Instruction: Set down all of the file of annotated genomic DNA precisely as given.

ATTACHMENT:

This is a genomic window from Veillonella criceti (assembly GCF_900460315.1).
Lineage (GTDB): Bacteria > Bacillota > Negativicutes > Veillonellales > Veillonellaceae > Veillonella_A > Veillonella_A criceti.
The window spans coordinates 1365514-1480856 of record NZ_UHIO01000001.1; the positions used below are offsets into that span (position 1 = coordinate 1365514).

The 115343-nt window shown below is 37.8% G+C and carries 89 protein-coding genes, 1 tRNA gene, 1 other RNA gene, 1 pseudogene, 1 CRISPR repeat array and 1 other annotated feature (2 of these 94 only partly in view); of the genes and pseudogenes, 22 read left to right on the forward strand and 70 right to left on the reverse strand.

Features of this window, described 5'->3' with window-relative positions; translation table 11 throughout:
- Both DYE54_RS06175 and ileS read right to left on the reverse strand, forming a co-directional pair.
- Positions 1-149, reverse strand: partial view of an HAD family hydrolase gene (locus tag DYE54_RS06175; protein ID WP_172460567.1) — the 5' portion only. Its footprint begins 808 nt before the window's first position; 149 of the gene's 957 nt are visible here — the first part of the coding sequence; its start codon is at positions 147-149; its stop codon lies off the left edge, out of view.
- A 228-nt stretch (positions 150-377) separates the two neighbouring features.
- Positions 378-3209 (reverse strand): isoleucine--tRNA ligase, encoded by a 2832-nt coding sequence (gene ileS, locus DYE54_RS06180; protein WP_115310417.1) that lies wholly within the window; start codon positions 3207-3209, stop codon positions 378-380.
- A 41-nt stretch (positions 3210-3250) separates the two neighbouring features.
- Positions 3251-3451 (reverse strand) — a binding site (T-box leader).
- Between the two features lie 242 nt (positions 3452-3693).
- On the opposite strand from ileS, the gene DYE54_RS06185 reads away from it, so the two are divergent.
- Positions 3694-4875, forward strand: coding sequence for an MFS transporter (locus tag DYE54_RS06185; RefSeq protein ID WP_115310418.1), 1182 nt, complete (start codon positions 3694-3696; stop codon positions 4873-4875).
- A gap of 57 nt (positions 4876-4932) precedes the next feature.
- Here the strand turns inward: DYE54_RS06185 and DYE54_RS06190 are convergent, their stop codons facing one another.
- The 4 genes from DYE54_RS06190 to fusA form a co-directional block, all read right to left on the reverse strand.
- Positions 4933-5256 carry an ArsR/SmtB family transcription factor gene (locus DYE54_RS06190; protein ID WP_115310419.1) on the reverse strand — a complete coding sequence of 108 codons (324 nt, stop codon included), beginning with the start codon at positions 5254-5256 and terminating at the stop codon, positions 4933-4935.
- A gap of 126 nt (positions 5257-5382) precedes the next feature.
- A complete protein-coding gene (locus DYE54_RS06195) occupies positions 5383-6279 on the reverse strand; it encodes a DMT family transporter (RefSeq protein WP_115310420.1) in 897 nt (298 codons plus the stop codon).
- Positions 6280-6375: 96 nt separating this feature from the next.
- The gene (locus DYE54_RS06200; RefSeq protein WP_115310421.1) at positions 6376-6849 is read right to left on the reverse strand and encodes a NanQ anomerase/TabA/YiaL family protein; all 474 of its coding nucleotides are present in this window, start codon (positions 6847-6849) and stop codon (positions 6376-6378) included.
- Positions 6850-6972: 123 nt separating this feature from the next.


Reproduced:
This is a genomic window from Veillonella criceti (assembly GCF_900460315.1).
Lineage (GTDB): Bacteria > Bacillota > Negativicutes > Veillonellales > Veillonellaceae > Veillonella_A > Veillonella_A criceti.
The window spans coordinates 1365514-1480856 of record NZ_UHIO01000001.1; the positions used below are offsets into that span (position 1 = coordinate 1365514).

The 115343-nt window shown below is 37.8% G+C and carries 89 protein-coding genes, 1 tRNA gene, 1 other RNA gene, 1 pseudogene, 1 CRISPR repeat array and 1 other annotated feature (2 of these 94 only partly in view); of the genes and pseudogenes, 22 read left to right on the forward strand and 70 right to left on the reverse strand.

Features of this window, described 5'->3' with window-relative positions; translation table 11 throughout:
- Both DYE54_RS06175 and ileS read right to left on the reverse strand, forming a co-directional pair.
- Positions 1-149, reverse strand: partial view of an HAD family hydrolase gene (locus tag DYE54_RS06175; protein ID WP_172460567.1) — the 5' portion only. Its footprint begins 808 nt before the window's first position; 149 of the gene's 957 nt are visible here — the first part of the coding sequence; its start codon is at positions 147-149; its stop codon lies off the left edge, out of view.
- A 228-nt stretch (positions 150-377) separates the two neighbouring features.
- Positions 378-3209 (reverse strand): isoleucine--tRNA ligase, encoded by a 2832-nt coding sequence (gene ileS, locus DYE54_RS06180; protein WP_115310417.1) that lies wholly within the window; start codon positions 3207-3209, stop codon positions 378-380.
- A 41-nt stretch (positions 3210-3250) separates the two neighbouring features.
- Positions 3251-3451 (reverse strand) — a binding site (T-box leader).
- Between the two features lie 242 nt (positions 3452-3693).
- On the opposite strand from ileS, the gene DYE54_RS06185 reads away from it, so the two are divergent.
- Positions 3694-4875, forward strand: coding sequence for an MFS transporter (locus tag DYE54_RS06185; RefSeq protein ID WP_115310418.1), 1182 nt, complete (start codon positions 3694-3696; stop codon positions 4873-4875).
- A gap of 57 nt (positions 4876-4932) precedes the next feature.
- Here the strand turns inward: DYE54_RS06185 and DYE54_RS06190 are convergent, their stop codons facing one another.
- The 4 genes from DYE54_RS06190 to fusA form a co-directional block, all read right to left on the reverse strand.
- Positions 4933-5256 carry an ArsR/SmtB family transcription factor gene (locus DYE54_RS06190; protein ID WP_115310419.1) on the reverse strand — a complete coding sequence of 108 codons (324 nt, stop codon included), beginning with the start codon at positions 5254-5256 and terminating at the stop codon, positions 4933-4935.
- A gap of 126 nt (positions 5257-5382) precedes the next feature.
- A complete protein-coding gene (locus DYE54_RS06195) occupies positions 5383-6279 on the reverse strand; it encodes a DMT family transporter (RefSeq protein WP_115310420.1) in 897 nt (298 codons plus the stop codon).
- Positions 6280-6375: 96 nt separating this feature from the next.
- The gene (locus DYE54_RS06200; RefSeq protein WP_115310421.1) at positions 6376-6849 is read right to left on the reverse strand and encodes a NanQ anomerase/TabA/YiaL family protein; all 474 of its coding nucleotides are present in this window, start codon (positions 6847-6849) and stop codon (positions 6376-6378) included.
- Positions 6850-6972: 123 nt separating this feature from the next.